Flour Mill Fire
Thursday, February 14, 2013
A terrible fire destroyed the Krem Roller Mill on this date in 1906. Although little remains of the town today, Krem was once the “largest and most progressive” town in Mercer County. Much of the town’s commercial success, however, was the result of its large flour mill. Losing the mill was the beginning of the end for the North Dakotan prairie town.
In the 1880s, immigrants flooded into Mercer County, eager to take advantage of the Homestead Act; three out of every four were of German heritage, coming from the areas of southern Russia. The majority of these Germans from Russia took up farming, but found it difficult to transport farm products to the Missouri River for sale and transport. They also found it difficult to file papers and conduct business in Stanton, the county seat, which was located on the far eastern edge of the county. Some county residents were forced to travel as long as two or three days to reach the far-flung county seat.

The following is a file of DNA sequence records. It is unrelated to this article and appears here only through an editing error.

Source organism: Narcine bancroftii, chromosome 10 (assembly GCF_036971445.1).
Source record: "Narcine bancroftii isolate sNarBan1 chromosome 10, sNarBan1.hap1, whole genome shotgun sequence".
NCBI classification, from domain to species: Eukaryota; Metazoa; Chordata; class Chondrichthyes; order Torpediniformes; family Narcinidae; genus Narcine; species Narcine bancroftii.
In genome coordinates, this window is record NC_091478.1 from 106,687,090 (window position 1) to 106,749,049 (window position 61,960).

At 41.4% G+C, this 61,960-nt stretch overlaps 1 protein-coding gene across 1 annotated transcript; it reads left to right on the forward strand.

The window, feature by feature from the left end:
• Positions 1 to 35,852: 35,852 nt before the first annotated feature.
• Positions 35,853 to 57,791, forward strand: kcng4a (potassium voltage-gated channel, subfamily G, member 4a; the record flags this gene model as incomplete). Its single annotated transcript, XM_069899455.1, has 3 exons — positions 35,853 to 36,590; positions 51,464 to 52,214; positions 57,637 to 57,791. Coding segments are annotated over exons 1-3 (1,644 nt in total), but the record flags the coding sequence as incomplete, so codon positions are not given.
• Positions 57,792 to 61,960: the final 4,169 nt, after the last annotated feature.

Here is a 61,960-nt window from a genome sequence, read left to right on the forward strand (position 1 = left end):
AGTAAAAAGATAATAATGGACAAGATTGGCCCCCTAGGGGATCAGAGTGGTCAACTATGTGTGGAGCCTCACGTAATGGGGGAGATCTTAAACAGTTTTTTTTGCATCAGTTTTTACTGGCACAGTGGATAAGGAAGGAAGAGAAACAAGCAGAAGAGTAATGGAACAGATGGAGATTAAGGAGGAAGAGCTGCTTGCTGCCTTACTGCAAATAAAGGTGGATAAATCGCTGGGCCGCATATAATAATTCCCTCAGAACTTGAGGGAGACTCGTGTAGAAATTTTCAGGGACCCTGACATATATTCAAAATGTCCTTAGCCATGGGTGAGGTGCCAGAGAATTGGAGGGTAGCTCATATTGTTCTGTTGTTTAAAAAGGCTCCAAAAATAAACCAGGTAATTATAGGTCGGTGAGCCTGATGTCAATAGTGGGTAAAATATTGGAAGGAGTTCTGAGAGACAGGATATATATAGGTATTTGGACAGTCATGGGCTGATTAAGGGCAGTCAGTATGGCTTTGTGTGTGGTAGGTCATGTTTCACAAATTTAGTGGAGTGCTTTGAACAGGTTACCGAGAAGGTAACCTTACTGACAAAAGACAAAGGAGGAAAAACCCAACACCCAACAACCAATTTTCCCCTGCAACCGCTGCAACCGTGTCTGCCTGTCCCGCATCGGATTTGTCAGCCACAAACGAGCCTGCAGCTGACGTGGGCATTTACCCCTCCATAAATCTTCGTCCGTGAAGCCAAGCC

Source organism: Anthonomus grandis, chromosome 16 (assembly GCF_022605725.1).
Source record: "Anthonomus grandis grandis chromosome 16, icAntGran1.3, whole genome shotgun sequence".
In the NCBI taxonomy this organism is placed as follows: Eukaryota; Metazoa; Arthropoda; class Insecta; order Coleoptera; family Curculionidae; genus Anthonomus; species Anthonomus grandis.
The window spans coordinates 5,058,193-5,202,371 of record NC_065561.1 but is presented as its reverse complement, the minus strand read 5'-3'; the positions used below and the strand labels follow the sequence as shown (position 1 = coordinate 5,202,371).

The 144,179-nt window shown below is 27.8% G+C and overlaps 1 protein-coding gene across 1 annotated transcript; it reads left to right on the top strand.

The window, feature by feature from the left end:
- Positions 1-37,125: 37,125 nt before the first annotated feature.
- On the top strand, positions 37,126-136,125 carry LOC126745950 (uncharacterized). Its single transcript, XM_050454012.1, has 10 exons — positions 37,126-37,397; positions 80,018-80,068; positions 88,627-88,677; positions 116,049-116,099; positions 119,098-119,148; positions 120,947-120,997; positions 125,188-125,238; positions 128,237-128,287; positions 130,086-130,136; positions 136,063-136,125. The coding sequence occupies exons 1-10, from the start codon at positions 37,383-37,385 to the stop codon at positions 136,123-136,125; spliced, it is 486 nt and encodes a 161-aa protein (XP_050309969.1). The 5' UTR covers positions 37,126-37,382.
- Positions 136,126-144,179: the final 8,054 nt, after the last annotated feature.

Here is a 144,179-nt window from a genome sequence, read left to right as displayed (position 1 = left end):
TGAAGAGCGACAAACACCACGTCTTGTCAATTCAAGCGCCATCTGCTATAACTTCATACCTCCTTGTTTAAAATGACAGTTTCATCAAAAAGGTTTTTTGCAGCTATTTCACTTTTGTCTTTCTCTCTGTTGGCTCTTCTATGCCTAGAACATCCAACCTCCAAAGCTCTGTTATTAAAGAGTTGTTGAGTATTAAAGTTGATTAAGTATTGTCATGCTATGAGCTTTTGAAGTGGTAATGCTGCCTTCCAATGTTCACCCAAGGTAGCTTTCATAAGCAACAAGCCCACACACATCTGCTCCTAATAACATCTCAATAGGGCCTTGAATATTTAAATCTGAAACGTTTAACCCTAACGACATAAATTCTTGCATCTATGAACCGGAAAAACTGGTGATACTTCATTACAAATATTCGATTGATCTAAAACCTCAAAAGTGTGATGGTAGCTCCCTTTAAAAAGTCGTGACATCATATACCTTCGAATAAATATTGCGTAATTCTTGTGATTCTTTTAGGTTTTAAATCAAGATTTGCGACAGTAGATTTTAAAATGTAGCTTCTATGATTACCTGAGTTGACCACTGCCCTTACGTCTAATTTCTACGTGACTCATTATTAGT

In order to alleviate the burden, many settlers proposed the creation of a central market and seat of government. In 1888, Carl Semmler established a new townsite near his farm north of Hazen. Centrally-located, Semmler named the town Krem after the Crimean homeland of many of the area’s settlers. Semmler was able to lure investors to build a large flour mill on the site, enabling local farmers to bring their wheat directly to the mill. Mill owners also hoped that the future rail-line from Mandan to Killdeer would run through Krem, giving their newly-ground flour a way to reach larger markets.
The large four-story roller mill could grind fifty bushels a day, powered by steam produced from local lignite coal. With its 24-hour schedule, however, the mill frequently ran out of fuel and was forced to use straw instead, although straw created sparks. In February of 1906, straw sparks led to a fire that quickly burned the mill to the ground. Although quickly rebuilt, the cost created a strain on the mill’s owners. When the railroad decided to lay its line through Hazen rather than Krem seven years later, most of the town’s businesses and residents relocated. By 1940, the town of Krem was one more prairie ghost town.
Dakota Datebook written by Jayme L. Job
Richter, Otto. “Krem: The City on a Hill.” North Dakota History: Journal of the Northern Plains 39, no.
2: 1972, 19-25, 38. (Accessed via: http://library.ndsu.edu/grhc/history_culture/history/krem.